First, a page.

Callon et al. point out that hybrid forums have implications far beyond the domain of techno-science because they can be also applied to many social issues, ranging from pension plans and internal security to the cost of health care (262). In this way, hybrid forums enrich traditional representative (“delegative”) democracy, giving rise to “dialogic democracy.”
Well-ordered science and democracy
The relationship between science and democracy is also the topic of Philip Kitcher’s ground-breaking book Science, Truth, and Democracy (2001) and its sequel Science in a Democratic Society (2011). The most important idea that underlines both books is “well-ordered science,” an ideal model of scientific inquiry organized in such a way that it promotes the collective good in a democratic society. This ideal is counterposed to the traditional image of science as a largely autonomous institution which paints scientists as a self-governing community of experts who set up scientific research agendas and determine or influence the allocation of resources to pursue them. The need for the ideal of well-ordered science does not simply arise from such standard arguments as “science is publicly funded, it affects people’s lives directly and significantly, and therefore needs to be democratically controlled.” It also arises from the nature of “scientific significance.” According to Kitcher, science pursues not just truths but “significant” truths, and the latter are shaped through a very intricate system that bears the marks of intrinsic natural curiosity and intellectual challenge, past scientific achievements, and public benefit. This means that it is impossible to insulate scientific inquiry from historical and social contingencies (this is in effect the rejection of the myth of purity, i.e., the value-neutrality of science) and therefore that “all kinds of considerations, including moral, social, and political ideals, figure in judgments about scientific significance” (Kitcher 2001, 86). If this is the case, then they must be open to scrutiny and deliberation by all parties.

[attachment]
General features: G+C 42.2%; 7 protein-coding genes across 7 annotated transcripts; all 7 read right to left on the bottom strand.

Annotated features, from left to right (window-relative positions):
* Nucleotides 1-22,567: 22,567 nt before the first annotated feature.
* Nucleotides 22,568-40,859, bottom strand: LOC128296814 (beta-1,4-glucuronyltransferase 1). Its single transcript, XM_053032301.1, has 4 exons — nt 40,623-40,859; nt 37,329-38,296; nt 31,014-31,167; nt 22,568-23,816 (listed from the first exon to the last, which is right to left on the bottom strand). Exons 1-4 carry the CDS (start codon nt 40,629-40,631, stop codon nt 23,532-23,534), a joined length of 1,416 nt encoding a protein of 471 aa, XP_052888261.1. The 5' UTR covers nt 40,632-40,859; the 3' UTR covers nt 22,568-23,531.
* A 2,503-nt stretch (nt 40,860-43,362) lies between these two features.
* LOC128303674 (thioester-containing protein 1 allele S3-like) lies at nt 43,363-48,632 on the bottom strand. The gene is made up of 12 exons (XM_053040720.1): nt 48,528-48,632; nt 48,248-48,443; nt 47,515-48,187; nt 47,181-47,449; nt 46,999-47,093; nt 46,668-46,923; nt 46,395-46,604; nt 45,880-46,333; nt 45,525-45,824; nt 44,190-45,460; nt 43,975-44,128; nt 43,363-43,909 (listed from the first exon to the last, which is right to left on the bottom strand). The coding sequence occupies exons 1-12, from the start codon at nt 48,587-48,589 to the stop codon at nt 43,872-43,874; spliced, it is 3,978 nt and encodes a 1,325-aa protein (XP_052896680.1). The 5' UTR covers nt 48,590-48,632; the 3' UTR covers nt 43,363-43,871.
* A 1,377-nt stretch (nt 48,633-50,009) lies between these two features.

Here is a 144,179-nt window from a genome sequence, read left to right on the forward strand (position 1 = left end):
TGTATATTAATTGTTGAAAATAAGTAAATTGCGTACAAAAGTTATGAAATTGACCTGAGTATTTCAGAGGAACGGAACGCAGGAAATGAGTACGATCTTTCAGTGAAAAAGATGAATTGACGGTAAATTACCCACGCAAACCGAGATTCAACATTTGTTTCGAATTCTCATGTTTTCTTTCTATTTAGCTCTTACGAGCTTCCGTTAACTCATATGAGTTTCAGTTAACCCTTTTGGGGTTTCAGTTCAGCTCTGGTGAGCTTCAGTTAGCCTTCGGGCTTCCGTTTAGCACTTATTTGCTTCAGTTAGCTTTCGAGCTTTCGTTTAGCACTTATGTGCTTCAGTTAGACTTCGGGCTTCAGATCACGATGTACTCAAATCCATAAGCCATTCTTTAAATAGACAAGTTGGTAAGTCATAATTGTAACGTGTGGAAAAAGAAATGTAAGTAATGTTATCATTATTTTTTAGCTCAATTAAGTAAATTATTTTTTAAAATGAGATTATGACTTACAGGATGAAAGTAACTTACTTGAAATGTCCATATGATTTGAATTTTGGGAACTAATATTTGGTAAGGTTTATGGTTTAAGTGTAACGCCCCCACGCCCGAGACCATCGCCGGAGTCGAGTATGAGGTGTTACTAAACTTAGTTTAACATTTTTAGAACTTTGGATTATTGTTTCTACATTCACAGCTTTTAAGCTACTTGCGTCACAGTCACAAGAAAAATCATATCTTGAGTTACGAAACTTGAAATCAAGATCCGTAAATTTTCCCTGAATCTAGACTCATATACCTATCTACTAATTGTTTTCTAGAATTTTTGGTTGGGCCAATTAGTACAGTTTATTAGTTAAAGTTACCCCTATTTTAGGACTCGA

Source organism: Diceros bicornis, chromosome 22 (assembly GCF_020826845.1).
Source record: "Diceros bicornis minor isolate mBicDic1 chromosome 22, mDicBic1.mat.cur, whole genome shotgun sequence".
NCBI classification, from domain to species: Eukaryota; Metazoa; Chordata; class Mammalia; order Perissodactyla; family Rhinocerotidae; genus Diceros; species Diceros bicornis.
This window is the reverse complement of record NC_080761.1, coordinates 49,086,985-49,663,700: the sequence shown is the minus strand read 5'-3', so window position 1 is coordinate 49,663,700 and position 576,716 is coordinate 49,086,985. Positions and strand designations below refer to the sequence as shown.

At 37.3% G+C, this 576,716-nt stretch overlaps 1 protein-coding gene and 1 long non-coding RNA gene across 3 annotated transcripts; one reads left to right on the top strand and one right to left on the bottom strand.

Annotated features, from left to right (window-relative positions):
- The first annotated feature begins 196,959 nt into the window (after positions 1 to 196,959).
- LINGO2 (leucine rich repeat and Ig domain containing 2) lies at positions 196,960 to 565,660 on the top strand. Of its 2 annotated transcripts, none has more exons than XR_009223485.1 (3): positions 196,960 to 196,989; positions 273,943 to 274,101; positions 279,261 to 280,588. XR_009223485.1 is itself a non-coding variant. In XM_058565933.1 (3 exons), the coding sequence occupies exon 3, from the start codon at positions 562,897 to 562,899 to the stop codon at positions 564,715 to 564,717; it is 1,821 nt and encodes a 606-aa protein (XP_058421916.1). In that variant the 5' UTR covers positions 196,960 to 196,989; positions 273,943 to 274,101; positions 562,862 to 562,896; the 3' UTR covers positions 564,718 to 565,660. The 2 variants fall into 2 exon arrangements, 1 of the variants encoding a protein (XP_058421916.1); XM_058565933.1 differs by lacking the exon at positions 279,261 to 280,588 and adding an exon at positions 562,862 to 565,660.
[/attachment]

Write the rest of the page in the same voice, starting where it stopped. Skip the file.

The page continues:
Kitcher’s “well-ordered science” aims to provide an ideal framework within which this can be accomplished. It requires ideal deliberators, representative of all viewpoints in the society, to debate ideal inquiry, which consists of three phases: (1) agenda setting, (2) the pursuit of research within moral constraints, and (3) translation of the results of research into applications. Ideal deliberators first learn about and discuss the possible theoretical and practical benefits of research programs that might be pursued. In this way, their original subjective preferences become tutored. Next, again through mutual deliberation, they compile a list of the issues, with relative weights assigned to each that they would like these research programs to address. With this list in hand, they consult a disinterested expert who informs them about the probabilities that different lines of inquiry will help them realize the goals they have collectively decided on, together with the level of funding each requires. Finally, the ideal deliberators decide by consensus, or if that is not possible, by simple majority vote, which research projects are to be pursued and how much funding each is to receive. In the next phase of ideal inquiry, scientists pursue the maximally efficient strategies within the moral constraints established by ideal deliberators. The final phase of ideal inquiry reiterates the first in the translation of the results of inquiry into practical applications.
Given all this, science is well ordered if there are “institutions governing the practice of inquiry within society that invariably lead to investigations that coincide in three respects [1, 2, 3] with the judgments of ideal deliberators” (2001, 122–123). It should be noted that Kitcher does not argue that an actual deliberation of the kind described must take place for a well-ordered science; rather, the idea is “to find institutions that generate roughly the right results, even though we have no ideal deliberators to make the instantaneous decisions we hope to replicate” (2001, 123).
Science in a Democratic Society revisits the model of well-ordered science and extends it even further, so that it now includes not just the three stages of inquiry outlined above, but also the contexts of certification, application, and access. This extension is based on the notion of “public knowledge,” which “exists whenever and wherever there are channels of communication through which information is transmitted from some organism in a social group to others” (86). Systems of public knowledge incorporate a division of epistemic labor enabling people and organisms to obtain knowledge from other members of their group as well as a public depository of knowledge. Kitcher discusses the evolution of such systems through history and makes the important point that the existing system of public knowledge in contemporary democracies emerged quite unplanned, without any explicit theoretical grounding regarding how it might serve the collective good: